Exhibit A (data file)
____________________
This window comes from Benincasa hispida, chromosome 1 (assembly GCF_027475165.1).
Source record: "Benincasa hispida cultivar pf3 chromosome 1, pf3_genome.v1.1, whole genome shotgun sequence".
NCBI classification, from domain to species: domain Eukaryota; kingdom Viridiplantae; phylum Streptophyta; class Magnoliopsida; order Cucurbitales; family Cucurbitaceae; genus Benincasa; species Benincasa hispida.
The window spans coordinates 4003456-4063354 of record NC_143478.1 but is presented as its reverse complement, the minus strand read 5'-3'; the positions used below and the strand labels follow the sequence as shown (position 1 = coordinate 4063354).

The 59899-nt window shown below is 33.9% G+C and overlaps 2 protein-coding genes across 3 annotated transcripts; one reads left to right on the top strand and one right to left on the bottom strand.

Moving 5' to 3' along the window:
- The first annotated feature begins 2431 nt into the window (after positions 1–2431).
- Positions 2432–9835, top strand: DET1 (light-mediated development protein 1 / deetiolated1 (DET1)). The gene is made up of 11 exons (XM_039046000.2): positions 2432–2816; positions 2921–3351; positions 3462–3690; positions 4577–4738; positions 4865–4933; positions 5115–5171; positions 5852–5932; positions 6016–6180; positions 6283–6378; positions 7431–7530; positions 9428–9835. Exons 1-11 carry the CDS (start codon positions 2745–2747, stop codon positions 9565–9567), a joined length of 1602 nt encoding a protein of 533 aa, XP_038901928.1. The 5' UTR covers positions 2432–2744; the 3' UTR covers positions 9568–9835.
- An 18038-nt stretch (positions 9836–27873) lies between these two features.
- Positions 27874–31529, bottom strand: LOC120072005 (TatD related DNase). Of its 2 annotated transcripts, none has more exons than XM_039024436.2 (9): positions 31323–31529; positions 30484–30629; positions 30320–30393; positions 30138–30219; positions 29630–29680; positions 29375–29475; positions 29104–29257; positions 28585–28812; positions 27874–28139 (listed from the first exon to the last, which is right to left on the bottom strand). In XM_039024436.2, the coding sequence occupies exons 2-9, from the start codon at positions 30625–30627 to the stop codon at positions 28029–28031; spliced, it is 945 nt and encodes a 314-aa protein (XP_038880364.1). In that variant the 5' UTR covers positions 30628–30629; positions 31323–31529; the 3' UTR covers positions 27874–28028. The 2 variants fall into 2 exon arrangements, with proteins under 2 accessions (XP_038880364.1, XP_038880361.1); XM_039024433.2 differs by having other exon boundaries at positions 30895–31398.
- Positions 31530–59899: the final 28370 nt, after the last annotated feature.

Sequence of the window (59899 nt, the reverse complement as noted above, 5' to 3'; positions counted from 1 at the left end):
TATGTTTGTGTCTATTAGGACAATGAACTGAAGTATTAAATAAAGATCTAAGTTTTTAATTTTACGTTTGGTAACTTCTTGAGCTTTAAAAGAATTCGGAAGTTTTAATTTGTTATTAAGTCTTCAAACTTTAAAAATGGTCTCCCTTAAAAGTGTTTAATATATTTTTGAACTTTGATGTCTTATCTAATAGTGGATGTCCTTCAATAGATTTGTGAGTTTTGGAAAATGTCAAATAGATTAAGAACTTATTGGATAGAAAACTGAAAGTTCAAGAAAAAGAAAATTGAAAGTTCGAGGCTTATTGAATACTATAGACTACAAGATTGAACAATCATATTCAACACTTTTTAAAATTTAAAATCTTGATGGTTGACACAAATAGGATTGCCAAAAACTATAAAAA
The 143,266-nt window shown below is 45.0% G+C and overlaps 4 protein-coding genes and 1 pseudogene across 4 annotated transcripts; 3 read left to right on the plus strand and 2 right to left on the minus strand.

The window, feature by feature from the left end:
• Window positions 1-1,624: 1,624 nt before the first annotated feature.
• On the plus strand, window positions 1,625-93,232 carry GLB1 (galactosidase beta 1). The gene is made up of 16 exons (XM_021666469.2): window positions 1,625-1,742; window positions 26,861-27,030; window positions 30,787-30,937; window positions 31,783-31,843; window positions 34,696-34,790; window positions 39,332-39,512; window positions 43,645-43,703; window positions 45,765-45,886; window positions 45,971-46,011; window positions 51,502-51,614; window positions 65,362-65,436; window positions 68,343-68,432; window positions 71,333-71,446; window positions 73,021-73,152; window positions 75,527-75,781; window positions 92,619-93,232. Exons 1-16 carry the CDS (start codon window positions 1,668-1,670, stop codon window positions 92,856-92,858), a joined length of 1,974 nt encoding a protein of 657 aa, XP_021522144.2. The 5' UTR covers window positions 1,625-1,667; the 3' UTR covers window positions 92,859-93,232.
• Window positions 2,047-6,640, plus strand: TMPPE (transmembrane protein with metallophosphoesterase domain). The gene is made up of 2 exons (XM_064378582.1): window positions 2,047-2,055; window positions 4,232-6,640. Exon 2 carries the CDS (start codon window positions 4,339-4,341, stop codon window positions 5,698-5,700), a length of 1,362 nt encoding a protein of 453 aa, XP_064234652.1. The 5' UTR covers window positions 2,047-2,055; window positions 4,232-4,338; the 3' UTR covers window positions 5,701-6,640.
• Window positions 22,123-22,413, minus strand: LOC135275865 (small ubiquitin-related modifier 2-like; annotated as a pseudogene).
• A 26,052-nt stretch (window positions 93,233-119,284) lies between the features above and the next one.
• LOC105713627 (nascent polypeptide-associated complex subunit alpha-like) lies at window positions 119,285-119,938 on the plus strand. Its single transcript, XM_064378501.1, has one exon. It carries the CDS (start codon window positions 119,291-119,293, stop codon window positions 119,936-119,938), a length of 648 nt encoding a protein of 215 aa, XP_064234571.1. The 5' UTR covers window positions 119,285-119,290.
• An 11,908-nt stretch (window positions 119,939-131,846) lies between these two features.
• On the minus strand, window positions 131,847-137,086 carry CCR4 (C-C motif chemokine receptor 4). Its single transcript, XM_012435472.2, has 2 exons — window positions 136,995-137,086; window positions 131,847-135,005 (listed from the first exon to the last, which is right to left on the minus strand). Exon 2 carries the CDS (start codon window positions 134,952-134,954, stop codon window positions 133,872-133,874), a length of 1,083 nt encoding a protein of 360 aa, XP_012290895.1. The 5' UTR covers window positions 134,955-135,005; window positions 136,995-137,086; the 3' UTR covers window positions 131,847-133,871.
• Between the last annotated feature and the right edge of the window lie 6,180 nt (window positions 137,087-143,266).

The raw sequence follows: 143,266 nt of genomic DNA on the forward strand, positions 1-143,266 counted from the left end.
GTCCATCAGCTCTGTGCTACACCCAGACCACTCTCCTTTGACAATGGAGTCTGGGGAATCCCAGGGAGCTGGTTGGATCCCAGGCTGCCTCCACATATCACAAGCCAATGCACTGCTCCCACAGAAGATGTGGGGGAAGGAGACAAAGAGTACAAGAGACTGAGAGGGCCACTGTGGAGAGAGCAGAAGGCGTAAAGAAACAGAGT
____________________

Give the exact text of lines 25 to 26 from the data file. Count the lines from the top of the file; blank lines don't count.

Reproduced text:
The raw sequence follows: 143,266 nt of genomic DNA on the forward strand, positions 1-143,266 counted from the left end.
GTCCATCAGCTCTGTGCTACACCCAGACCACTCTCCTTTGACAATGGAGTCTGGGGAATCCCAGGGAGCTGGTTGGATCCCAGGCTGCCTCCACATATCACAAGCCAATGCACTGCTCCCACAGAAGATGTGGGGGAAGGAGACAAAGAGTACAAGAGACTGAGAGGGCCACTGTGGAGAGAGCAGAAGGCGTAAAGAAACAGAGT